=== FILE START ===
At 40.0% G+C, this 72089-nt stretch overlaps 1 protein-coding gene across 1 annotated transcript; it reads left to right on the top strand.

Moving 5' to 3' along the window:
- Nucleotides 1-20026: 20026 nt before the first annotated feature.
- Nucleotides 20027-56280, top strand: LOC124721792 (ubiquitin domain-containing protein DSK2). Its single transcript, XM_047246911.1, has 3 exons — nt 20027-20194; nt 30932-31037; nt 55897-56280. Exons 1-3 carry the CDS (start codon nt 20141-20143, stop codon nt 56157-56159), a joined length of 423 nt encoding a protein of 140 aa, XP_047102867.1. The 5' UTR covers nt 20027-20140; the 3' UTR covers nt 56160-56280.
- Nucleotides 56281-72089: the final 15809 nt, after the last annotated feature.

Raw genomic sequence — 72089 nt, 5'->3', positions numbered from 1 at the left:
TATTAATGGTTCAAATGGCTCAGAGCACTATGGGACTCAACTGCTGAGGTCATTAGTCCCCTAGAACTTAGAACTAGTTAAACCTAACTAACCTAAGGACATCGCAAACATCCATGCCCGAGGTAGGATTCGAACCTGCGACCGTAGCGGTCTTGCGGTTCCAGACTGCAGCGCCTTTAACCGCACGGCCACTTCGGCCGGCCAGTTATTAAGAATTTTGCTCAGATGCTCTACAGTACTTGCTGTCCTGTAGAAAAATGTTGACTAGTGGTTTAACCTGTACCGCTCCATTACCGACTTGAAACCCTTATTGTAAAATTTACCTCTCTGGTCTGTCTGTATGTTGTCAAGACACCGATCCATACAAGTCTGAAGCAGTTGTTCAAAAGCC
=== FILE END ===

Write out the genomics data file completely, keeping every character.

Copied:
At 40.0% G+C, this 72089-nt stretch overlaps 1 protein-coding gene across 1 annotated transcript; it reads left to right on the top strand.

Moving 5' to 3' along the window:
- Nucleotides 1-20026: 20026 nt before the first annotated feature.
- Nucleotides 20027-56280, top strand: LOC124721792 (ubiquitin domain-containing protein DSK2). Its single transcript, XM_047246911.1, has 3 exons — nt 20027-20194; nt 30932-31037; nt 55897-56280. Exons 1-3 carry the CDS (start codon nt 20141-20143, stop codon nt 56157-56159), a joined length of 423 nt encoding a protein of 140 aa, XP_047102867.1. The 5' UTR covers nt 20027-20140; the 3' UTR covers nt 56160-56280.
- Nucleotides 56281-72089: the final 15809 nt, after the last annotated feature.

Raw genomic sequence — 72089 nt, 5'->3', positions numbered from 1 at the left:
TATTAATGGTTCAAATGGCTCAGAGCACTATGGGACTCAACTGCTGAGGTCATTAGTCCCCTAGAACTTAGAACTAGTTAAACCTAACTAACCTAAGGACATCGCAAACATCCATGCCCGAGGTAGGATTCGAACCTGCGACCGTAGCGGTCTTGCGGTTCCAGACTGCAGCGCCTTTAACCGCACGGCCACTTCGGCCGGCCAGTTATTAAGAATTTTGCTCAGATGCTCTACAGTACTTGCTGTCCTGTAGAAAAATGTTGACTAGTGGTTTAACCTGTACCGCTCCATTACCGACTTGAAACCCTTATTGTAAAATTTACCTCTCTGGTCTGTCTGTATGTTGTCAAGACACCGATCCATACAAGTCTGAAGCAGTTGTTCAAAAGCC